Bill Millsaps towered over folks. Indeed, with broad shoulders, barrel chest and meat-cleaver hands, he resembled an offensive tackle more than he did a sports columnist.
Rarely was his imposing presence more evident than on a sweltering October Saturday in 1985.
The venue was Clemson’s Memorial Stadium, aka Death Valley, where the Tigers had just defeated Virginia for the 25th time in 25 meetings. The final score was 27-24, and Saps had a tough, but fair, question for UVA’s George Welsh, then the reigning ACC coach of the year.
Why, Saps asked, had Cavaliers tailback Barry Word, the conference’s leading rusher, carried the ball only seven times? Why only twice in the second half?
An All-America quarterback at Navy, Welsh was small in stature, and the contrast with Saps, a former basketball player, was striking, especially in our media cluster. But Saps’ tone was not adversarial, and Welsh tried to explain Word’s minimal role — he didn’t touch the ball after Clemson scored the go-ahead touchdown early in the fourth quarter.
Though you could tell Saps wasn’t convinced, he didn’t disparage Welsh in his Times-Dispatch column. He simply presented the facts: Not only had Word logged just seven carries, but tailbacks Kevin Morgan (15) and Howard Petty (12), plus quarterback Don Majkowski (13), had combined for 40.
“Welsh said Word might have gotten more carries except for the fact that the Tigers were extremely conscious of [Virginia’s] tailbacks on pitchouts,” Saps wrote. “That was, said Welsh, one of the reasons ‘why the tailbacks were not getting the ball as much as we’d like them to.’”
Given Morgan and Petty’s usage, the explanation was lacking, but Saps let Welsh have his say and moved on.
‘Twas quintessential Saps. He was subtle and graceful rather than brazen and belligerent, a role model for all he inspired during nearly four decades with the Times-Dispatch.
Saps died Friday at age 77, at home with his beloved wife, Nancy, at his side. He retired in 2005 after 11 years as the paper’s vice president and executive editor, but at his core, he was a reporter and writer.
“Willie Nelson sang that his heroes have always been cowboys,” Saps said in 2011 when he accepted the Red Smith Award, sports writing’s highest honor. “MY heroes have always been sports writers, such as Blackie Sherrod, Jim Murray and Red Smith.”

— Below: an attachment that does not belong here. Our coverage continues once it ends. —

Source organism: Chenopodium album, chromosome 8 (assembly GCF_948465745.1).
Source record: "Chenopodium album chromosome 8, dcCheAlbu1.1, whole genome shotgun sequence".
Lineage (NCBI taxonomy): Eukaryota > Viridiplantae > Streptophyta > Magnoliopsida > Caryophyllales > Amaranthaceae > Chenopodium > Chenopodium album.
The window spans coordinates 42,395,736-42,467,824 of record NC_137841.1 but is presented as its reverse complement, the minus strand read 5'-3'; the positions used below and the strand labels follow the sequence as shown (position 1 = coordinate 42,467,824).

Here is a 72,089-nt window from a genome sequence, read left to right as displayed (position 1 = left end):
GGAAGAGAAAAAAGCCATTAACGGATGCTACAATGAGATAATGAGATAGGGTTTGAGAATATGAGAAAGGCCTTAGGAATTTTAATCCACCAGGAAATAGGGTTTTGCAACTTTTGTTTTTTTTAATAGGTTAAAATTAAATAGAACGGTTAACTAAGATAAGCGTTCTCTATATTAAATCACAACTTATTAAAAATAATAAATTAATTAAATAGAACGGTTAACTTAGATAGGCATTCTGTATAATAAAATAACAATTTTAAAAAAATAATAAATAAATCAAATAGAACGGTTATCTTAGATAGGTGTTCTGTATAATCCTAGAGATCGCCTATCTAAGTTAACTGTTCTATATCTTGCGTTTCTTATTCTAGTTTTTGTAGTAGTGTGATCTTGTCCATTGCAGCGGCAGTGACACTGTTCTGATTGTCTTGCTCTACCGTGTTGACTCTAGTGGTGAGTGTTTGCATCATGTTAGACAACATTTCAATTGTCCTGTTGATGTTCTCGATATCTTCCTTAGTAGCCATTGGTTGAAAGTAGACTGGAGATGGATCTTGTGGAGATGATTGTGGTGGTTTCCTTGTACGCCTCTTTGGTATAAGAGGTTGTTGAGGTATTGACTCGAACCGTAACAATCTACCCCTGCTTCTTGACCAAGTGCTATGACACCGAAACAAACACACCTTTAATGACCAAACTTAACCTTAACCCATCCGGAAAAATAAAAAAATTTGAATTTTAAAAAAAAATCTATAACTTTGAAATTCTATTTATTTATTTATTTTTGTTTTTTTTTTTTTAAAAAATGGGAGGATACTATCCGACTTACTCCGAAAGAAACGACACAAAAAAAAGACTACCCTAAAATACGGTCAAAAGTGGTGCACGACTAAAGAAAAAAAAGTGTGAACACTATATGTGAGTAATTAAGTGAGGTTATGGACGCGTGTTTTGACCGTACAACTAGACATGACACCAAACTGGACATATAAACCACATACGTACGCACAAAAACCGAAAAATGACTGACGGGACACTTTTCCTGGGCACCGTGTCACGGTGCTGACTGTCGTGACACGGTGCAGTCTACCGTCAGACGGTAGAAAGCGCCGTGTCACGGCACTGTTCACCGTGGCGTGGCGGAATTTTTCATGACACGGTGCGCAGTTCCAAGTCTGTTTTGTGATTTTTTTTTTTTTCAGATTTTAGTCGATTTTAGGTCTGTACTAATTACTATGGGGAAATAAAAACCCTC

Saps worked alongside, and socialized with, those heroes from Dallas, Los Angeles and New York, and like them, he wrote elegantly and authoritatively from virtually all the large events: the World Series, Super Bowl, Final Four, Masters, Kentucky Derby and Olympics. He earned the trust of athletes, coaches and politicians.
But even as he and other iconic columnists — the Washington Post’s Dave Kindred, Atlanta Journal-Constitution’s Furman Bisher and Roanoke Times’ Bill Brill were confidants — traversed the country and globe, Saps befriended and counseled the next generation back home.
He taught us to report and prepare tirelessly, especially as a columnist, and never to take ourselves too seriously. I learned those lessons, and much more, throughout the years, never more than on an early December evening in 1989.
Virginia’s basketball team had just lost a Sunday afternoon game at Vanderbilt, and Saps invited me to join him for dinner. He asked if I liked steak.
Don’t eat much red meat, I replied. You will tonight, he said, and I wasn’t about to argue.
Saps treated me to the finest filet, medium-rare, a glass of high-end Cabernet and more stories than I can recall. Man, it was awesome.
He then suggested — demanded is probably more accurate — that we retire to the hotel bar for an after-dinner drink. “Loud mouth soup,” he told the bartender, “for both of us.”
The bartender was clueless, but Saps provided the simple recipe: Baileys Irish Cream, Frangelico and Godiva dark chocolate liqueur.
“The more you drink,” Saps said with a wry smile, “the louder you get.”
Saps was right about loud mouth soup. Saps was also right about Barry Word, and George Welsh knew it. After the Clemson loss, Word averaged 26 carries and 144 yards over UVA’s final five games. Media voted him the ACC player of the year.
“I think he’s one of the best backs in the country,” Welsh said during that closing stretch. “I can’t say enough about what he’s done for this football team.”